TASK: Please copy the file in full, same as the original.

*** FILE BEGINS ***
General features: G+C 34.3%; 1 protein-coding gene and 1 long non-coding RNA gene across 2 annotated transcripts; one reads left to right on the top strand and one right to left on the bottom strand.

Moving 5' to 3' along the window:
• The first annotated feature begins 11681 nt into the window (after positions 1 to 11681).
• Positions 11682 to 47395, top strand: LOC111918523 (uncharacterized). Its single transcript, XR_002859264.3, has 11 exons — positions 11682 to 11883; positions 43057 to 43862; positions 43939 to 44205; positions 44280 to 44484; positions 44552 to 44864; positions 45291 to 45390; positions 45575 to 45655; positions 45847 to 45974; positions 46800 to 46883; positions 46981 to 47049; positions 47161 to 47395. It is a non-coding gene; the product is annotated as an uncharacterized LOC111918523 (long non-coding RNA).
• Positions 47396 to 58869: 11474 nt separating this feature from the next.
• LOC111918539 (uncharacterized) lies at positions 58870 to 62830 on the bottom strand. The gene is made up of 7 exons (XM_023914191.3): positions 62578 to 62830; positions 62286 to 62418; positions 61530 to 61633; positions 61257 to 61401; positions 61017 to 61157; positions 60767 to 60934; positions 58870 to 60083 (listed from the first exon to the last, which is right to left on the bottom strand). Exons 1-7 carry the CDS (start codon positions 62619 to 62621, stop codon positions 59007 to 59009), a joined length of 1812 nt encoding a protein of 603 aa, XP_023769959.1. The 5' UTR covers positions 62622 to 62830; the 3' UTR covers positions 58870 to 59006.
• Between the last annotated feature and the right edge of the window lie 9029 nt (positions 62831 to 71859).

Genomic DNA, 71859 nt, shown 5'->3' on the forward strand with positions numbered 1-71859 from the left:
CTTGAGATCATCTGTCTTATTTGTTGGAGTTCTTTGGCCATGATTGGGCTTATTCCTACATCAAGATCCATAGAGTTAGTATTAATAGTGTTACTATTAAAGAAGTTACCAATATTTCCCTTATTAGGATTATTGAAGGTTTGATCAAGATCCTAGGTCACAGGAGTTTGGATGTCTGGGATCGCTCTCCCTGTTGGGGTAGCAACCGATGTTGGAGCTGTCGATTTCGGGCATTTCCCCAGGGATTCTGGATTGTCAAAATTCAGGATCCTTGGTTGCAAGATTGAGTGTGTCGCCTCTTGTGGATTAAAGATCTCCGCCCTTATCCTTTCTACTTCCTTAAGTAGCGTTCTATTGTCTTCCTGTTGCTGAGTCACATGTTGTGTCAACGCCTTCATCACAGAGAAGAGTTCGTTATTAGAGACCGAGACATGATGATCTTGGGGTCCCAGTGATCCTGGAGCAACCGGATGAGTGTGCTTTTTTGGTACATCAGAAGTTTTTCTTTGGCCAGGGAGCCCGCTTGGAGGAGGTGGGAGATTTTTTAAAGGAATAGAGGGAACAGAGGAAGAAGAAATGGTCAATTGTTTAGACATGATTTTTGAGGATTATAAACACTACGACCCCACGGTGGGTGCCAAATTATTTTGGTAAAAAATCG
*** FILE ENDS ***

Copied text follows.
General features: G+C 34.3%; 1 protein-coding gene and 1 long non-coding RNA gene across 2 annotated transcripts; one reads left to right on the top strand and one right to left on the bottom strand.

Moving 5' to 3' along the window:
• The first annotated feature begins 11681 nt into the window (after positions 1 to 11681).
• Positions 11682 to 47395, top strand: LOC111918523 (uncharacterized). Its single transcript, XR_002859264.3, has 11 exons — positions 11682 to 11883; positions 43057 to 43862; positions 43939 to 44205; positions 44280 to 44484; positions 44552 to 44864; positions 45291 to 45390; positions 45575 to 45655; positions 45847 to 45974; positions 46800 to 46883; positions 46981 to 47049; positions 47161 to 47395. It is a non-coding gene; the product is annotated as an uncharacterized LOC111918523 (long non-coding RNA).
• Positions 47396 to 58869: 11474 nt separating this feature from the next.
• LOC111918539 (uncharacterized) lies at positions 58870 to 62830 on the bottom strand. The gene is made up of 7 exons (XM_023914191.3): positions 62578 to 62830; positions 62286 to 62418; positions 61530 to 61633; positions 61257 to 61401; positions 61017 to 61157; positions 60767 to 60934; positions 58870 to 60083 (listed from the first exon to the last, which is right to left on the bottom strand). Exons 1-7 carry the CDS (start codon positions 62619 to 62621, stop codon positions 59007 to 59009), a joined length of 1812 nt encoding a protein of 603 aa, XP_023769959.1. The 5' UTR covers positions 62622 to 62830; the 3' UTR covers positions 58870 to 59006.
• Between the last annotated feature and the right edge of the window lie 9029 nt (positions 62831 to 71859).

Genomic DNA, 71859 nt, shown 5'->3' on the forward strand with positions numbered 1-71859 from the left:
CTTGAGATCATCTGTCTTATTTGTTGGAGTTCTTTGGCCATGATTGGGCTTATTCCTACATCAAGATCCATAGAGTTAGTATTAATAGTGTTACTATTAAAGAAGTTACCAATATTTCCCTTATTAGGATTATTGAAGGTTTGATCAAGATCCTAGGTCACAGGAGTTTGGATGTCTGGGATCGCTCTCCCTGTTGGGGTAGCAACCGATGTTGGAGCTGTCGATTTCGGGCATTTCCCCAGGGATTCTGGATTGTCAAAATTCAGGATCCTTGGTTGCAAGATTGAGTGTGTCGCCTCTTGTGGATTAAAGATCTCCGCCCTTATCCTTTCTACTTCCTTAAGTAGCGTTCTATTGTCTTCCTGTTGCTGAGTCACATGTTGTGTCAACGCCTTCATCACAGAGAAGAGTTCGTTATTAGAGACCGAGACATGATGATCTTGGGGTCCCAGTGATCCTGGAGCAACCGGATGAGTGTGCTTTTTTGGTACATCAGAAGTTTTTCTTTGGCCAGGGAGCCCGCTTGGAGGAGGTGGGAGATTTTTTAAAGGAATAGAGGGAACAGAGGAAGAAGAAATGGTCAATTGTTTAGACATGATTTTTGAGGATTATAAACACTACGACCCCACGGTGGGTGCCAAATTATTTTGGTAAAAAATCG